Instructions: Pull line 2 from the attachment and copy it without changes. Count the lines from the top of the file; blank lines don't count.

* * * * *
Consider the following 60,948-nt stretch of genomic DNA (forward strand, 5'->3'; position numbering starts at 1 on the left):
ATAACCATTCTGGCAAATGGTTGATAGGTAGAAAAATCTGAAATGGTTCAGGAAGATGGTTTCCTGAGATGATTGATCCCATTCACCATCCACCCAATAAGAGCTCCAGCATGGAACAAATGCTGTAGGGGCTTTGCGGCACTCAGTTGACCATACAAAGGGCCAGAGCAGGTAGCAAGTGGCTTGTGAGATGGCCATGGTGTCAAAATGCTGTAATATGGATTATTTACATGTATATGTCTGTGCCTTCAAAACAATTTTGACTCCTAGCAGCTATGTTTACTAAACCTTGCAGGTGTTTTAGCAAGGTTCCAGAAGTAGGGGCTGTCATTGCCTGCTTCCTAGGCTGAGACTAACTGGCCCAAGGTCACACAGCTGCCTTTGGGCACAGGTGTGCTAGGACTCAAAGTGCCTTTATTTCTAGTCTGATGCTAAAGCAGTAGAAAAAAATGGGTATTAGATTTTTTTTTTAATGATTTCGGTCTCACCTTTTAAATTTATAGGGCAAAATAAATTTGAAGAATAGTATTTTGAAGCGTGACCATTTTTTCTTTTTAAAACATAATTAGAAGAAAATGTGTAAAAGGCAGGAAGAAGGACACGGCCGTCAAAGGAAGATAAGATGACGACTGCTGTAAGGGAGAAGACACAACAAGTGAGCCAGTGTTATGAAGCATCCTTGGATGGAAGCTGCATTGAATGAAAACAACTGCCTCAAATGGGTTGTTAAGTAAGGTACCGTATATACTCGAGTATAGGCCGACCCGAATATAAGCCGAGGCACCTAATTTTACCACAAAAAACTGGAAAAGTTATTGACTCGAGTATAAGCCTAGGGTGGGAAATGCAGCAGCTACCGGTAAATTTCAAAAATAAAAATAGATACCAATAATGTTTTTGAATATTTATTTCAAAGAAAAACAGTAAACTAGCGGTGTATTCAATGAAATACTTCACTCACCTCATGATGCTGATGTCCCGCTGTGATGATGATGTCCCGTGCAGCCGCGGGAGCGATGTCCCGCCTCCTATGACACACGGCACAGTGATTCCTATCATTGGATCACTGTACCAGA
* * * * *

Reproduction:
ATAACCATTCTGGCAAATGGTTGATAGGTAGAAAAATCTGAAATGGTTCAGGAAGATGGTTTCCTGAGATGATTGATCCCATTCACCATCCACCCAATAAGAGCTCCAGCATGGAACAAATGCTGTAGGGGCTTTGCGGCACTCAGTTGACCATACAAAGGGCCAGAGCAGGTAGCAAGTGGCTTGTGAGATGGCCATGGTGTCAAAATGCTGTAATATGGATTATTTACATGTATATGTCTGTGCCTTCAAAACAATTTTGACTCCTAGCAGCTATGTTTACTAAACCTTGCAGGTGTTTTAGCAAGGTTCCAGAAGTAGGGGCTGTCATTGCCTGCTTCCTAGGCTGAGACTAACTGGCCCAAGGTCACACAGCTGCCTTTGGGCACAGGTGTGCTAGGACTCAAAGTGCCTTTATTTCTAGTCTGATGCTAAAGCAGTAGAAAAAAATGGGTATTAGATTTTTTTTTTAATGATTTCGGTCTCACCTTTTAAATTTATAGGGCAAAATAAATTTGAAGAATAGTATTTTGAAGCGTGACCATTTTTTCTTTTTAAAACATAATTAGAAGAAAATGTGTAAAAGGCAGGAAGAAGGACACGGCCGTCAAAGGAAGATAAGATGACGACTGCTGTAAGGGAGAAGACACAACAAGTGAGCCAGTGTTATGAAGCATCCTTGGATGGAAGCTGCATTGAATGAAAACAACTGCCTCAAATGGGTTGTTAAGTAAGGTACCGTATATACTCGAGTATAGGCCGACCCGAATATAAGCCGAGGCACCTAATTTTACCACAAAAAACTGGAAAAGTTATTGACTCGAGTATAAGCCTAGGGTGGGAAATGCAGCAGCTACCGGTAAATTTCAAAAATAAAAATAGATACCAATAATGTTTTTGAATATTTATTTCAAAGAAAAACAGTAAACTAGCGGTGTATTCAATGAAATACTTCACTCACCTCATGATGCTGATGTCCCGCTGTGATGATGATGTCCCGTGCAGCCGCGGGAGCGATGTCCCGCCTCCTATGACACACGGCACAGTGATTCCTATCATTGGATCACTGTACCAGA